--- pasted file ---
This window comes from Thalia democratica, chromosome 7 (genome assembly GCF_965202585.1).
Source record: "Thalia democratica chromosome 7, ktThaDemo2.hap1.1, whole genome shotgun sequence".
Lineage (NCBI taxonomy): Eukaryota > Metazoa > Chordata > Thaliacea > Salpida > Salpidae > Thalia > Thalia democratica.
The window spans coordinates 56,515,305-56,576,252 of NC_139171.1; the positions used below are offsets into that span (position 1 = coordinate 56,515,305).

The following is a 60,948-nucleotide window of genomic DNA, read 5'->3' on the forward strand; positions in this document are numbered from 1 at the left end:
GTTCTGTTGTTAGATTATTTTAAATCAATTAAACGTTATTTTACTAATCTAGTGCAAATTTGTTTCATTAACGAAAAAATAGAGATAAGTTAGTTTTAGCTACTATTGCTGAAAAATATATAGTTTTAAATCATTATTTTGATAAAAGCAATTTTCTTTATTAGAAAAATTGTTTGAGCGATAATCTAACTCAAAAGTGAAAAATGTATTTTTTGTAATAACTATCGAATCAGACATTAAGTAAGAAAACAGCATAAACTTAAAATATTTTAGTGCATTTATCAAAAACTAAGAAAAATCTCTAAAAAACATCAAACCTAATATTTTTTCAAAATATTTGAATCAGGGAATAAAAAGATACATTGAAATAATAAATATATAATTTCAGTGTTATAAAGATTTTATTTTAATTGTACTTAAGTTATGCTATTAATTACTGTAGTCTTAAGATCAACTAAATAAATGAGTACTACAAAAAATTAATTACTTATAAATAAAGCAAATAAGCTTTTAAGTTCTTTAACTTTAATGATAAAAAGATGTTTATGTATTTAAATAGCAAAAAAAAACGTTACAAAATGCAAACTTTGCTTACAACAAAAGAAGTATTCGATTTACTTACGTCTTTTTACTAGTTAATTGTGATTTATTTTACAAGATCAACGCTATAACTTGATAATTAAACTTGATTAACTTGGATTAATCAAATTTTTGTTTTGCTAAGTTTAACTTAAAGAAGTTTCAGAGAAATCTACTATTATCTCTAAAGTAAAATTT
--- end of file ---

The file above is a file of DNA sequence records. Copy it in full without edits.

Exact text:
This window comes from Thalia democratica, chromosome 7 (genome assembly GCF_965202585.1).
Source record: "Thalia democratica chromosome 7, ktThaDemo2.hap1.1, whole genome shotgun sequence".
Lineage (NCBI taxonomy): Eukaryota > Metazoa > Chordata > Thaliacea > Salpida > Salpidae > Thalia > Thalia democratica.
The window spans coordinates 56,515,305-56,576,252 of NC_139171.1; the positions used below are offsets into that span (position 1 = coordinate 56,515,305).

The following is a 60,948-nucleotide window of genomic DNA, read 5'->3' on the forward strand; positions in this document are numbered from 1 at the left end:
GTTCTGTTGTTAGATTATTTTAAATCAATTAAACGTTATTTTACTAATCTAGTGCAAATTTGTTTCATTAACGAAAAAATAGAGATAAGTTAGTTTTAGCTACTATTGCTGAAAAATATATAGTTTTAAATCATTATTTTGATAAAAGCAATTTTCTTTATTAGAAAAATTGTTTGAGCGATAATCTAACTCAAAAGTGAAAAATGTATTTTTTGTAATAACTATCGAATCAGACATTAAGTAAGAAAACAGCATAAACTTAAAATATTTTAGTGCATTTATCAAAAACTAAGAAAAATCTCTAAAAAACATCAAACCTAATATTTTTTCAAAATATTTGAATCAGGGAATAAAAAGATACATTGAAATAATAAATATATAATTTCAGTGTTATAAAGATTTTATTTTAATTGTACTTAAGTTATGCTATTAATTACTGTAGTCTTAAGATCAACTAAATAAATGAGTACTACAAAAAATTAATTACTTATAAATAAAGCAAATAAGCTTTTAAGTTCTTTAACTTTAATGATAAAAAGATGTTTATGTATTTAAATAGCAAAAAAAAACGTTACAAAATGCAAACTTTGCTTACAACAAAAGAAGTATTCGATTTACTTACGTCTTTTTACTAGTTAATTGTGATTTATTTTACAAGATCAACGCTATAACTTGATAATTAAACTTGATTAACTTGGATTAATCAAATTTTTGTTTTGCTAAGTTTAACTTAAAGAAGTTTCAGAGAAATCTACTATTATCTCTAAAGTAAAATTT